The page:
What Does a Student Trainee Do?

Dan Cavallari
Dan Cavallari
Woman standing behind a stack of books
Woman standing behind a stack of books

Many students in high school or college choose to take part in internships, which are unpaid positions with a company that allow the student to learn new skills and develop important contacts in the business world. Unlike an intern, however, a student trainee will be considered a paid member of a workforce team and will usually enter a more long-term arrangement. A student trainee will attend school while working for a company on a part time or seasonal basis in order to be trained for a longer term commitment after graduation.

The specifics of the student trainee position will vary significantly according to the type of business for which the student works, the education the student is receiving, and the career goals of that student. Trainees can work in just about any industry or work setting, and the skills he or she will learn as a student trainee will generally pertain specifically to the setting in which he or she will work. As a paid member of a work team, the trainee will have regular responsibilities and be subject to many of the same evaluations as other employees. Trainee positions generally do not pay exceptionally well, though the experience can be invaluable for a student looking to build a meaningful career.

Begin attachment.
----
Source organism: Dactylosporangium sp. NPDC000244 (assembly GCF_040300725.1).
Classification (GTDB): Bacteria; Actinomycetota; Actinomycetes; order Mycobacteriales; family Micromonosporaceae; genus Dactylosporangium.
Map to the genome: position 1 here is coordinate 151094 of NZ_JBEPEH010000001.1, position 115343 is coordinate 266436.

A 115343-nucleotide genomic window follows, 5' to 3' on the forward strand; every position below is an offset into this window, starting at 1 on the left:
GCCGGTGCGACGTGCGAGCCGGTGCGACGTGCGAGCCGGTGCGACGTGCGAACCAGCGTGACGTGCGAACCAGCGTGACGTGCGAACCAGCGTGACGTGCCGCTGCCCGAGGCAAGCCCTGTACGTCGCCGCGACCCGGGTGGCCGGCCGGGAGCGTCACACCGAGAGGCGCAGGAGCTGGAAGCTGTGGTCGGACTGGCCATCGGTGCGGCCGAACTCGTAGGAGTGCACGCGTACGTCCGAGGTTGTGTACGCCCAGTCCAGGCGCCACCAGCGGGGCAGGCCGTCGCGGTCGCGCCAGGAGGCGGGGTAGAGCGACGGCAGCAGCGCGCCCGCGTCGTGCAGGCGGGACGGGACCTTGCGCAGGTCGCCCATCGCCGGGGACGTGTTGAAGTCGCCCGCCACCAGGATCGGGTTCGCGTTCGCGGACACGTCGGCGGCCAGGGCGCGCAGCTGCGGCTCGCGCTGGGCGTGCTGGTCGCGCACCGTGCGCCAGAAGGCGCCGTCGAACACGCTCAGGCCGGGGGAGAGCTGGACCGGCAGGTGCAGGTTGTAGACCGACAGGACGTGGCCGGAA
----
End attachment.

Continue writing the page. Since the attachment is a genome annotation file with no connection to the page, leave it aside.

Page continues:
In some cases, the student trainee may end up earning specific certifications or licenses while on the job, assuming he or she qualifies for such licenses and certificates. This prepares the trainee for work once he or she graduates, and it makes the student trainee a more valuable job candidate for potential employers. Taking advantage of a traineeship can also help the student because he or she may be able to get a job within the company that offers the traineeship once he or she graduates. The trainee will have the opportunity to impress managers and develop a meaningful relationship with other employees, thereby improving his or her chances of becoming a full-time hire.

Traineeships may be considered apprenticeships in some settings, though apprenticeships generally last longer and result in a specific type of certification. An apprentice may, for example, work toward a welding license by passing certification exams and taking part in an apprenticeship under a journeyman welder. A student trainee, however, probably won't be able to become a journeyman once he or she finishes a traineeship; instead, he or she may be prepared to enter an apprenticeship after the trainee period ends. In some settings, the terms "trainee" and "apprentice" are interchangeable.

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